Each year, National Jewish Book Awards recognize outstanding books of Jewish interest in areas ranging from Sephardic culture to illustrated works for children. Begun in 1950 by the Jewish Book Council, the awards program has recognized such notables as Deborah Lipstadt, Bernard Malamud, Chaim Potok, Philip Roth, and Elie Wiesel.
This year’s winners include two writers and scholars from Bergen County.
Ora Horn Prouser’s “Esau’s Blessing: How the Bible Embraces Those with Special Needs” – a winner in the education and Jewish identity category – delves into a familiar biblical narrative to elicit new insights into both special needs and Jewish teachings.
Rabbi Eugene Korn’s “Jewish Theology and World Religions,” a finalist in the anthologies and collections category – explores critical issues both Jews and therefore Jewish thinking faces in relating to other major religions.
Prouser, who lives in Franklin Lakes, is executive vice president and academic dean at the Academy for Jewish Religion. Her family is deeply involved in the religious life of northern New Jersey.
Her husband, Rabbi Joseph Prouser, is the religious leader of Temple Emanuel of North Jersey; her brother-in-law, Rabbi Randall Mark, heads Congregation Shomrei Torah in Wayne; her father, Rabbi William Horn, was the longtime rabbi at the Summit Jewish Community Center and now is its rabbi emeritus; and her sister, Dassy Mark, is Hagalil USY’s regional director.
Prouser trained as a Bible scholar, and for 20 years she was an adjunct faculty member at the Jewish Theological Seminary. She said that though she now works as an administrator, she continues to teach Bible and to consult in the creation of Bible curricula.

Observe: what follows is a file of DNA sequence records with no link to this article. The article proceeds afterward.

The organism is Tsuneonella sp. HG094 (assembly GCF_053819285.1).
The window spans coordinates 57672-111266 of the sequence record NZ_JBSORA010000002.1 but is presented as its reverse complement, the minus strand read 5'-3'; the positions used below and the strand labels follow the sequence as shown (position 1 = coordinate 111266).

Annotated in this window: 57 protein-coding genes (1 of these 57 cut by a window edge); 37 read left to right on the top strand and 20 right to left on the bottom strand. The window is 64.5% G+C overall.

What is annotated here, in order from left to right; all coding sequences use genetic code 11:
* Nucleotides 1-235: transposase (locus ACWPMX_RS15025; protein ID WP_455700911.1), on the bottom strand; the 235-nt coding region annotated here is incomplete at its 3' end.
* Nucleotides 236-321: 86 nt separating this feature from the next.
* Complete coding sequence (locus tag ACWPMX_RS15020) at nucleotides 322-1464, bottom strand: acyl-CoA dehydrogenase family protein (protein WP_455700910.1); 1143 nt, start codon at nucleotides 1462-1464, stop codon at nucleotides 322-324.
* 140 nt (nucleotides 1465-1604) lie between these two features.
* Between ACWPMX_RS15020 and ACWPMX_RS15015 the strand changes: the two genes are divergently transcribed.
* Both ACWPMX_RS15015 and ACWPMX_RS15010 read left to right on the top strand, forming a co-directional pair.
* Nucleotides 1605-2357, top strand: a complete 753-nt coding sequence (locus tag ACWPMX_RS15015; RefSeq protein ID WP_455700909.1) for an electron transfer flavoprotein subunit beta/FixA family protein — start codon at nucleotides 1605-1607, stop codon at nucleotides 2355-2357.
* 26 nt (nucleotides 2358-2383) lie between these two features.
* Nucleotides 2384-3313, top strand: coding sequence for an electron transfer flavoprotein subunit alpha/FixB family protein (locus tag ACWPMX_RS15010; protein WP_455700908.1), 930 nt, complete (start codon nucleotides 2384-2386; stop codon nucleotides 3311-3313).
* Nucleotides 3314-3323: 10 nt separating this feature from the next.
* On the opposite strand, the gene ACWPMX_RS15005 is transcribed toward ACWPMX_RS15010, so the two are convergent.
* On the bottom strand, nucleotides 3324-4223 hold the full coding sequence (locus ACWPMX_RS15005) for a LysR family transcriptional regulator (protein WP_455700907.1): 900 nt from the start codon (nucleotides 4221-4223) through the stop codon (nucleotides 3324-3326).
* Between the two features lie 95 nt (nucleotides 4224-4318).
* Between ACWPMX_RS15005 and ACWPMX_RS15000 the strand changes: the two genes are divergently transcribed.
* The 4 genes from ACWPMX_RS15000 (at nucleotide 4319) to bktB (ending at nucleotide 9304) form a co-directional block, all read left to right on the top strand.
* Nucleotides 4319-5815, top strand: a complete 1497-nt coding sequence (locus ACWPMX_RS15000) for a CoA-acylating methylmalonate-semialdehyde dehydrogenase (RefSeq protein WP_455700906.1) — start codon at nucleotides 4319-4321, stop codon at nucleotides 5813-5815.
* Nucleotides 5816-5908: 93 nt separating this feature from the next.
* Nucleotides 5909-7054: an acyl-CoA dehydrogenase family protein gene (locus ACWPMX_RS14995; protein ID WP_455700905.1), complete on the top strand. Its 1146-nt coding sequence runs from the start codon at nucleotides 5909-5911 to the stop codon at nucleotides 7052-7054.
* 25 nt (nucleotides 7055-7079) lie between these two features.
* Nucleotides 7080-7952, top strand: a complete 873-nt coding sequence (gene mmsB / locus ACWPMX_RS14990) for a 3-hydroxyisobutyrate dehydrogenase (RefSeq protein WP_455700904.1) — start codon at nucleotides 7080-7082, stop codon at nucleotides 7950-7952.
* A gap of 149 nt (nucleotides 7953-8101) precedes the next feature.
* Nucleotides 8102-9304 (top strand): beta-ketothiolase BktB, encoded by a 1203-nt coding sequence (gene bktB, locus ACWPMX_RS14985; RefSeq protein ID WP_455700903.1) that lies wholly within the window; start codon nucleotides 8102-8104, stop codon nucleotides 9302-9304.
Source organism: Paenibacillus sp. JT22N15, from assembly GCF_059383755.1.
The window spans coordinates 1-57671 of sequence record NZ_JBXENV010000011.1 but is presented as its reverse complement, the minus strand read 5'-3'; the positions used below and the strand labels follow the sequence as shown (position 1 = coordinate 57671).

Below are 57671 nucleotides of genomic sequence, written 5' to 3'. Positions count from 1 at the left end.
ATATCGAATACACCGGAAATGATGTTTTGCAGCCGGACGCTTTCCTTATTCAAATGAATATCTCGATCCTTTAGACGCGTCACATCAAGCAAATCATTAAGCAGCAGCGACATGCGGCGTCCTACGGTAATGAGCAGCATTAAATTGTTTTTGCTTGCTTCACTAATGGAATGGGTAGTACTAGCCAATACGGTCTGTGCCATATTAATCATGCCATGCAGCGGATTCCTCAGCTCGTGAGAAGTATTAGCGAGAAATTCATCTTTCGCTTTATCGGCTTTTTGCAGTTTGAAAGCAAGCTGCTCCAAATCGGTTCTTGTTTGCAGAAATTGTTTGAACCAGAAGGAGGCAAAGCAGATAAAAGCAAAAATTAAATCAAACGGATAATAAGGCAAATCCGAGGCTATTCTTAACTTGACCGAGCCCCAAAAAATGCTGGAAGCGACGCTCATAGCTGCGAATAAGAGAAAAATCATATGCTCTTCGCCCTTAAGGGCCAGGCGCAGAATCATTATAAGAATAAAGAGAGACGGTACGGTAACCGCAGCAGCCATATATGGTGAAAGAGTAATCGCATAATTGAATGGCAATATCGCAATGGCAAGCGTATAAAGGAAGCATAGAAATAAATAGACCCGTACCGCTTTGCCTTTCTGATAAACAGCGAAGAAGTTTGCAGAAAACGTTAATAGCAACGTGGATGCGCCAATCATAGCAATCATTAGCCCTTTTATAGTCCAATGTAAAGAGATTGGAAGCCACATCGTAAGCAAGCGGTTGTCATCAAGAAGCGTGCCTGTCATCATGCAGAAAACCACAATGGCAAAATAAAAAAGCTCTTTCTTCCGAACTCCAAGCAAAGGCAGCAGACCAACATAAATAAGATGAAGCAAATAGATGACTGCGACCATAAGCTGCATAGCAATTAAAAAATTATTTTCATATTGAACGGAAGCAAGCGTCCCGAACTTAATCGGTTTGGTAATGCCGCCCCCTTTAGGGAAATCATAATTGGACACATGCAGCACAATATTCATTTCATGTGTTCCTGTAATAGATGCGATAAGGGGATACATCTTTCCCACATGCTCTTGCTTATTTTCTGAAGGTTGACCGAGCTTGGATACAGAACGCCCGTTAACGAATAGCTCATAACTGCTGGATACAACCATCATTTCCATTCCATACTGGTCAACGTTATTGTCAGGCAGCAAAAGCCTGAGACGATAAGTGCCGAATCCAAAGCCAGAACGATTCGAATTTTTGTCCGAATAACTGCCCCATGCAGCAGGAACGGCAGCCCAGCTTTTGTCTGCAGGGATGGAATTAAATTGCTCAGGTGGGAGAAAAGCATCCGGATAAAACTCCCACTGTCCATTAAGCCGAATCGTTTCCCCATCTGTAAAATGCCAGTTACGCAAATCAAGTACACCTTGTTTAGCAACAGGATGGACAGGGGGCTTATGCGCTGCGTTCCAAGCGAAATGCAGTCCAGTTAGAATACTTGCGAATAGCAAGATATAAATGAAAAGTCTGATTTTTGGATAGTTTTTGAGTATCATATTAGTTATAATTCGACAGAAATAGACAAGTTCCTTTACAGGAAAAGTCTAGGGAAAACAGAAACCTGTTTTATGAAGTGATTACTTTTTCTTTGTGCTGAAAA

“My interest has not only been in research but also in connecting Bible with education,” she said.
Calling her book “a modern critical literary approach to studying Bible,” Prouser said that “[Esau] is the one who brought me to the topic…. So much of the material written about him is quite negative, looking at him as evil and horrible – the epitome of everything bad we have ever experienced.”
But, she said, what came to her “out of the blue” was that Jacob’s brother shows the characteristics of a person with Attention Deficit Hyperactivity Disorder.
“That’s where the whole book started, with that little thought,” she said. Indeed, what was described in traditional teachings as negative and evil actually may be “misunderstanding a lot of beautiful, good intentions, missing the boat a bit. If we understand him as having special needs, he deserves empathy.
“He’s quite a positive character,” she continued, noting that this is shown “through his love for his family and the beautiful things he does for his father. Tremendous blessings and gifts” can come through if you read the story through the lens of special needs.